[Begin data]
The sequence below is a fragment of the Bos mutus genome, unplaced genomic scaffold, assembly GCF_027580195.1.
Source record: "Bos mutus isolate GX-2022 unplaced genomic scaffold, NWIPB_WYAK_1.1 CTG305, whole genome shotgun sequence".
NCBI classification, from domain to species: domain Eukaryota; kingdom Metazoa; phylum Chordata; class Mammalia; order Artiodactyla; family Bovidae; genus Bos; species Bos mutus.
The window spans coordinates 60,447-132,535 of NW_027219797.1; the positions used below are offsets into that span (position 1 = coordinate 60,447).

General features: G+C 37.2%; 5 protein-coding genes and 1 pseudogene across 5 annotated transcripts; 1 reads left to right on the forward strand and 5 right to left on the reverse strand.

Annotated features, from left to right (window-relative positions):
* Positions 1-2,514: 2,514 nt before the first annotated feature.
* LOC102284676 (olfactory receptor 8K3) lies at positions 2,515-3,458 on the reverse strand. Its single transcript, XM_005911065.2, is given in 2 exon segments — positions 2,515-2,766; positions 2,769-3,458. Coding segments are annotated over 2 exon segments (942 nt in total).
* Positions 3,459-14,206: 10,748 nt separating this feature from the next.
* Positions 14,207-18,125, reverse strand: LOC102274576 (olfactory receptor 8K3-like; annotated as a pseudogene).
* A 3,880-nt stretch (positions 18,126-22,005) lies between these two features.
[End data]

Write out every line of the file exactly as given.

The sequence below is a fragment of the Bos mutus genome, unplaced genomic scaffold, assembly GCF_027580195.1.
Source record: "Bos mutus isolate GX-2022 unplaced genomic scaffold, NWIPB_WYAK_1.1 CTG305, whole genome shotgun sequence".
NCBI classification, from domain to species: domain Eukaryota; kingdom Metazoa; phylum Chordata; class Mammalia; order Artiodactyla; family Bovidae; genus Bos; species Bos mutus.
The window spans coordinates 60,447-132,535 of NW_027219797.1; the positions used below are offsets into that span (position 1 = coordinate 60,447).

General features: G+C 37.2%; 5 protein-coding genes and 1 pseudogene across 5 annotated transcripts; 1 reads left to right on the forward strand and 5 right to left on the reverse strand.

Annotated features, from left to right (window-relative positions):
* Positions 1-2,514: 2,514 nt before the first annotated feature.
* LOC102284676 (olfactory receptor 8K3) lies at positions 2,515-3,458 on the reverse strand. Its single transcript, XM_005911065.2, is given in 2 exon segments — positions 2,515-2,766; positions 2,769-3,458. Coding segments are annotated over 2 exon segments (942 nt in total).
* Positions 3,459-14,206: 10,748 nt separating this feature from the next.
* Positions 14,207-18,125, reverse strand: LOC102274576 (olfactory receptor 8K3-like; annotated as a pseudogene).
* A 3,880-nt stretch (positions 18,126-22,005) lies between these two features.